Results found with Quick Search can also be refined using Advanced Search through the same dropdown, but objects found with an Advanced Search cannot be refined with Quick Search.
Object Search Filters
The collecting area to which the work of art belongs.
Note that the Collection terms mirror the Museum’s curatorial departments, and many artworks belong to multiple Collections since the terms are not parallel to each other, with some based on geography, some on object type, and others on time period.
The term, often based on type, material, or use of the object, that best describes the work of art.
Because the Museum holds an encyclopedic collection encompassing fine arts, decorative arts, as well as ethnographic, architectural, and archaeological objects, Classification terms provide only a broad framework for indexing and cataloguing the collections.
The gallery location if the artwork is on view.
Note that the location of a work on loan to another institution is shown on the object page, but is not searchable.
Using Filters with Advanced Search
This method allows a more targeted search, and multiple conditions can be defined for a single search. Note that a search with multiple filters selected will find only works that have all the terms selected. Selecting more than one location will yield no results, because an object cannot be in two locations; but objects can belong to two collection areas (e.g., an Indonesian flute, which is in both the Asia and Musical Instruments collections).
Frequently Asked Questions
If you know what type of object it is (e.g., model, vessel, drawing), try searching in Advanced Search on Classification. If you know the material used to create the work (e.g., limestone, gypsum, copper wire), search on Medium/Technique in Advanced Search. If you know what was depicted or the imagery used in the artwork, a search for a keyword (e.g., rain, geometric, acorns) in Quick Search or in the Description field in Advanced Search may yield results. Remember that multiple conditions can be specified in Advanced Search at the same time, and both the Advanced Search dropdown and the Filter functions can refine search results.
Try entering just one part of the artist name in the People Search, or verify the correct spelling of the artist name.
The MFA map does not currently include location numbers for external locations, but in Advanced Search on Location(s), they all have a prefix of “Exterior” in their names with a description of the location for some.
There may be bugs in the functionality of the platform, records that lack data in some fields (either because cataloguing is ongoing or because the field is not used for that particular object type), and discrepancies in the terminology applied, any of which can contribute to incomplete results. Rest assured, we are working to improve the accuracy of the data and address malfunctions in the system!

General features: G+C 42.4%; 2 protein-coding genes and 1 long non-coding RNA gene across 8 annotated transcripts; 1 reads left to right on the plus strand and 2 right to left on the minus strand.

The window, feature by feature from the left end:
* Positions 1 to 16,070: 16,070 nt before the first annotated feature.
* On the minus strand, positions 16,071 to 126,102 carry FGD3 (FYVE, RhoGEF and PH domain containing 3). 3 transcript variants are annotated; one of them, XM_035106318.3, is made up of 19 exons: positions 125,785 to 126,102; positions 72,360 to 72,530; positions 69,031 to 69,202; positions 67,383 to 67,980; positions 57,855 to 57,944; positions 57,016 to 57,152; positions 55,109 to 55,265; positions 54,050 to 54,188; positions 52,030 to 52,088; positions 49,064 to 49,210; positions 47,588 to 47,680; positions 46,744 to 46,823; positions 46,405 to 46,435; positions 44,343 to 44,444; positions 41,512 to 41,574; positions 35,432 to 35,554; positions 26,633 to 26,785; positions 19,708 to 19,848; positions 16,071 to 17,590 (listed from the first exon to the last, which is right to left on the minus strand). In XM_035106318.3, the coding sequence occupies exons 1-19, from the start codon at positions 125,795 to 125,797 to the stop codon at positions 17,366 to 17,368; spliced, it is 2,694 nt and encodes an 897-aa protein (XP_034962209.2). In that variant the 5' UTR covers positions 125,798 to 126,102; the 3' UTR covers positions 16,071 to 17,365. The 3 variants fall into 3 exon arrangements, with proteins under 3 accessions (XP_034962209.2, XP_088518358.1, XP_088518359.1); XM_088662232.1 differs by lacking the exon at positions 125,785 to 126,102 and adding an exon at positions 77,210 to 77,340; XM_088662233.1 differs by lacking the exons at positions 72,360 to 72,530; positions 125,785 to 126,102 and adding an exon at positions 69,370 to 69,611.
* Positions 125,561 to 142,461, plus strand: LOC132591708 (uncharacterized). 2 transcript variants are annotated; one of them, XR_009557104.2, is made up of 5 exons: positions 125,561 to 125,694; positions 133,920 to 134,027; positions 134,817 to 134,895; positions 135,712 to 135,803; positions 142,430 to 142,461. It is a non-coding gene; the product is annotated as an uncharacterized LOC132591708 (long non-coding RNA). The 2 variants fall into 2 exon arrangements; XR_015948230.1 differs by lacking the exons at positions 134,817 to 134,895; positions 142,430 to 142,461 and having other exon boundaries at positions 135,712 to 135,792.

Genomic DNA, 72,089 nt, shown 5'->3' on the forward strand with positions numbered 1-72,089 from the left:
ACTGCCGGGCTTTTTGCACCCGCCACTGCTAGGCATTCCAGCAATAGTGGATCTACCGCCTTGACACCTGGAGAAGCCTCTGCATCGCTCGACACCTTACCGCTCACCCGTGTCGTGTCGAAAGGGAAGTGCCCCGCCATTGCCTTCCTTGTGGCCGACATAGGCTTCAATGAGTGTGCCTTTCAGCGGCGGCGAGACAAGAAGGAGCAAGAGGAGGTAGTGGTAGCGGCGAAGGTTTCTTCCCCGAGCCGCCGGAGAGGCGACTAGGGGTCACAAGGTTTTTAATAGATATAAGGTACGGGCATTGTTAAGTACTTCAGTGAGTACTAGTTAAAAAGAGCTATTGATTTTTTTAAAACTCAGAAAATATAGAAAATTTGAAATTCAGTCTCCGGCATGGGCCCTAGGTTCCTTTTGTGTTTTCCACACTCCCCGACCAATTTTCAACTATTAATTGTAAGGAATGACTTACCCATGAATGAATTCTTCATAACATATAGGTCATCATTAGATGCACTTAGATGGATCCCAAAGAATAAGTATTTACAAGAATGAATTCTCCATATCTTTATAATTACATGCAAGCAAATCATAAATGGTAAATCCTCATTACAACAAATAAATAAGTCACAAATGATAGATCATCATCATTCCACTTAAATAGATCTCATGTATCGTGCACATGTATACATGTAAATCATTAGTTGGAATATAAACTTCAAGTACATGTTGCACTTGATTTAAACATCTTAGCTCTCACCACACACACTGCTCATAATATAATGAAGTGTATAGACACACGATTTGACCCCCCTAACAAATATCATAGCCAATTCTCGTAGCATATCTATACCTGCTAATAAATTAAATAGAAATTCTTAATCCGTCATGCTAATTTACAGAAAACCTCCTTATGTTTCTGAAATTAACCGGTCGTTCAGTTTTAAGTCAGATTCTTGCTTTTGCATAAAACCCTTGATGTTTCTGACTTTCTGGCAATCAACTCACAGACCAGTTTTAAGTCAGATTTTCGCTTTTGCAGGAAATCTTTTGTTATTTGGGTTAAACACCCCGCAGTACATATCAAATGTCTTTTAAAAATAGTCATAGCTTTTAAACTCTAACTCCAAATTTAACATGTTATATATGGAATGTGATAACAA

How do I find all the objects made by a particular culture or group, like everything by Latin American artists?
Generally speaking, this is not possible in the current iteration of the database. You may have luck searching for a cultural group in the Culture field in Advanced Search (which simultaneously searches Nationality of the artist/maker), but for Latin American objects, the Culture/Nationality likely contains a specific narrower term (e.g., Guatemalan, Peruvian, Puerto Rican) and it’s not possible to search for all of the terms together (because it’s not practical to list all applicable terms in one search and because even if multiple terms were listed, there are no objects labeled with all of the terms). An initiative is underway to identify the cultural group of artists/makers and objects, and we hope the effort will allow this type of search to be possible in the future.
Generally speaking, this is not possible in the current iteration of the database. You may have luck searching for an art movement through a combination of the Culture and Date Range fields in Advanced Search.
Exhibitions often feature artworks on loan from other institutions or private lenders, and with a few exceptions, only objects owned by the Museum are searchable on the website. The fastest way to find the MFA objects included in an exhibition might be to first find the exhibition on the On View page. The page also highlights galleries displaying collection objects. Most exhibition and gallery pages indicate the location name and number, and you can then search by the same gallery number in Advanced Search. (Note that exhibitions can be on view across multiple locations.) You may also prefer to first find all the objects that are marked “On View” in Advanced Search, then use the Filter function for Location to narrow to one gallery. (See the map of the MFA.)
I want to browse all the “Books and manuscripts” and “Illustrated books” together, but an advanced search for both classifications finds nothing.
Unfortunately, calling up both groups together is not possible; it finds nothing because there are no artworks labeled with both classifications. The Collection and Location filters will similarly find only works that have all the terms selected. A search for multiple collections may yield results because objects can have more than one assigned (for example, a French bracelet is in both the Europe and Jewelry collections), but no object is in multiple locations at the same time.
I can’t find an object I know is on view, even though I’m sure I searched using the correct artist name and title.
It’s likely the object is on loan to the MFA. With a few exceptions, only objects that are currently owned by the Museum appear on the website. There are also a small number of objects that are formerly owned by the Museum on the website.
There are nearly 440,000 object records on the website. Simply enter an asterisk into the Quick Search to find them all. If you’re interested in browsing a specific category, use the Filter function to refine the search.